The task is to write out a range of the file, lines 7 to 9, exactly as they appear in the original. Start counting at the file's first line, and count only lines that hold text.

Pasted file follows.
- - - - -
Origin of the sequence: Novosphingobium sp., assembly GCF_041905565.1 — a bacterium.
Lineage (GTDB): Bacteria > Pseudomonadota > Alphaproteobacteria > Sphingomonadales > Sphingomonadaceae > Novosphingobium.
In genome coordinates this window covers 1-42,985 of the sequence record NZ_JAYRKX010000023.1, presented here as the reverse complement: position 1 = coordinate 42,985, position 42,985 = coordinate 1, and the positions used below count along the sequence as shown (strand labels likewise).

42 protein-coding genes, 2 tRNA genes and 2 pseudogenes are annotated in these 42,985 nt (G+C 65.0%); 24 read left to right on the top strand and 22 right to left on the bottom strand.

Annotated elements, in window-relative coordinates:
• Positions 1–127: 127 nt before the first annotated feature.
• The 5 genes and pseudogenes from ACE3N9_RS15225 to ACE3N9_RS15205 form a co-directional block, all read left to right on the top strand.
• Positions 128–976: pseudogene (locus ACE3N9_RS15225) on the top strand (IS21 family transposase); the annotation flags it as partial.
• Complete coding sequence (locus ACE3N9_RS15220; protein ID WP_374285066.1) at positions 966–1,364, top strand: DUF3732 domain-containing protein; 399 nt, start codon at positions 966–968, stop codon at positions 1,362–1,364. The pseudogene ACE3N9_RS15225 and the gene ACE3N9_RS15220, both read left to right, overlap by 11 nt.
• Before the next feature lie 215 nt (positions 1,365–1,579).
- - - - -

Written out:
• The 5 genes and pseudogenes from ACE3N9_RS15225 to ACE3N9_RS15205 form a co-directional block, all read left to right on the top strand.
• Positions 128–976: pseudogene (locus ACE3N9_RS15225) on the top strand (IS21 family transposase); the annotation flags it as partial.
• Complete coding sequence (locus ACE3N9_RS15220; protein ID WP_374285066.1) at positions 966–1,364, top strand: DUF3732 domain-containing protein; 399 nt, start codon at positions 966–968, stop codon at positions 1,362–1,364. The pseudogene ACE3N9_RS15225 and the gene ACE3N9_RS15220, both read left to right, overlap by 11 nt.